25 years ago this week, the ZX Spectrum launched

Comment, Flashback, Game On

25 years ago this week, the ZX Spectrum launched

I was introduced to the ZX Spectrum by long-time, on-off family friend, Alan Green in late 1982. I’d go round to Alan’s house and sit in the corner of his lounge, where he had the Spectrum hooked up to a portable tv, and play the early games for it with him.

Alan always tried to get me interested in programming for it, too, saying I should work my way through the manual, which had examples and an index of every command that could be accessed from the Spectrum’s rubber multi-function keypad. Initially I gave that kind of thing a wide berth, as playing games was so much more fun than all the heavy duty stuff.

By the time I got my own Spectrum for Xmas 1983 I was right into it, though, writing loads of little programs in Sinclair Basic – most of which would draw random circles on the screen, or ask you for your name before PRINTing it out in random colours (Or pseudo-random, in the case of the Spectrum – there’d always be an emergent rainbow pattern that formed if you filled the screen up with “random” colours).

It’s hard to believe it’s 25 years since I’d regularly wander into John Menzies (a large stationary / newsagent / bookshop / music store), approach the keypad of a Spectrum on display and type;

10 PRINT "HELLO EVERYBODY! "
20 GOTO 10

Then I’d stand back and admire my handiwork scrolling across the screen until a sales assitant would wander around and reset the machine.

Sinclair Basic was never going to lead to anything great in terms of gaming, though – I typed in a few of the listings from magazines and they were abysmal if they ran at all when I was done. I tried my hand at machine code, but at the age of eleven or twelve, as I was at the time, it became clear that I wasn’t going to be following in the footsteps of Matthew Smith! (creator of Manic Miner and Jet Set Willy)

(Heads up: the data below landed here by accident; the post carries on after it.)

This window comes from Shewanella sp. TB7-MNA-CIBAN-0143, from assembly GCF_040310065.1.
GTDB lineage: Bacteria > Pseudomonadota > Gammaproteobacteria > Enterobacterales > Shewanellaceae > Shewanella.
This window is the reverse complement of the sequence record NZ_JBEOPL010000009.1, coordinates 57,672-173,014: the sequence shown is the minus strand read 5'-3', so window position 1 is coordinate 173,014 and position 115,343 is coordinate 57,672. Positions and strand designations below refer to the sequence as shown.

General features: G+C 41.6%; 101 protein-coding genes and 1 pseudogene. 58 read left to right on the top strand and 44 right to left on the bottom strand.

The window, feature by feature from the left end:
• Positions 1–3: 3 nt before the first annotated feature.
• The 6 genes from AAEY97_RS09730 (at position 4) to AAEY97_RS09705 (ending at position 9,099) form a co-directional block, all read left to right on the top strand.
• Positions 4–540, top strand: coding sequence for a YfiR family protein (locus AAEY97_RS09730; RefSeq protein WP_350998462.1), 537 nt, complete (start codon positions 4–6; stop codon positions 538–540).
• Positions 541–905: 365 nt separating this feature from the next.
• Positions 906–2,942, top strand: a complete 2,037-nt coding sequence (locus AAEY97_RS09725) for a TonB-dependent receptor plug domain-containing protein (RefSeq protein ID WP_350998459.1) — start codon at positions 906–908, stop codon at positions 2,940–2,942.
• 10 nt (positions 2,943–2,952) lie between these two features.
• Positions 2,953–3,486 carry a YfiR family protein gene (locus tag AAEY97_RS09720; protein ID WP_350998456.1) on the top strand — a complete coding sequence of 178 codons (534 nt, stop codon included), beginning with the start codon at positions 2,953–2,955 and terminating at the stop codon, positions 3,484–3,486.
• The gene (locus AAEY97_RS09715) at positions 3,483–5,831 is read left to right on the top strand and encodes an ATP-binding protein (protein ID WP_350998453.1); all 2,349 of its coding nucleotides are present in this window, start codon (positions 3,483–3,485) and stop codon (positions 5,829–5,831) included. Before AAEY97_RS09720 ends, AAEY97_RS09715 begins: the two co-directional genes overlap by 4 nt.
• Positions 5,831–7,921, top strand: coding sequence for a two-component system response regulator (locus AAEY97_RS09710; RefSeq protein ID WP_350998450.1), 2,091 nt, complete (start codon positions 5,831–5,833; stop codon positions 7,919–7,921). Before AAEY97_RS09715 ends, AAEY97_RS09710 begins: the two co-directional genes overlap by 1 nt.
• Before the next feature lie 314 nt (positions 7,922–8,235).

Worryingly, I almost sold my Spectrum in 1986 – the reason being that I discovered the computers onboard Airwolf were Commodore Plus 4’s, making me really want a Commodore Plus 4, despite the fact that it had but a fraction of the games available to the Spectrum. Putting an advert in the local newsagents for my Spectrum, but not receiving any interest I avoided making a very bad decision.

By the time I got my Spectrum +2 for Xmas 1987 it was mainly games I played, knocking up the occasional little program to keep my hand in, but generally spending my time playing the likes of Spyhunter or Tomahawk, the Apache helicopter simulation. I spent a stupid amount of time on Tomahawk, actually – it was the Airwolf connection at work there – just flying around, pretending to be a helicopter pilot.

Now it’s a given that games are immersive – you can race on the streets, raid the tombs, play in the Superbowl, manage a football team, wreak war upon the gods, grand theft some autos, or do whatever your heart desires because, the chances are, there’s a game out there that’s so graphically sumptuous and rich in audio effects that it’s just like being right there.

But, back in the day, the graphics and the audio on the Spectrum were so poor that you had to make a larger investment on the part of your own imagination. When you played The Hobbit and it said “pale bulbous eyes are following you”, you couldn’t see them – it was a text adventure with limited graphics, but the thought of the pale bulbous eyes following you was enough to lend the game some atmosphere.

Which is quite possibly why I remember the time spent on my Spectrum so fondly. It might have been a million miles away from the PlayStation 3, never mind 25 years, but for nearly ten years, with a bit of help from my own imagination to bridge the reality gap, the Spectrum helped me live a life less ordinary.

The end came once I got my Amiga 500+ – it was game over for my Spectrum +2 the moment I saw Grand Prix, never mind Another World or anything that came later on my Amiga 1200. Once you’re introduced to the next generation of sound and graphics it’s very hard to go back. Which applied equally to my Amiga 1200 when it was followed by my PlayStation, and my PlayStation when it was succeeded by my PS2.

None of the worthy successors occupy the same warm place in my heart that my original Spectrum and +2 do, though. Happy anniversary, and thanks for the memories.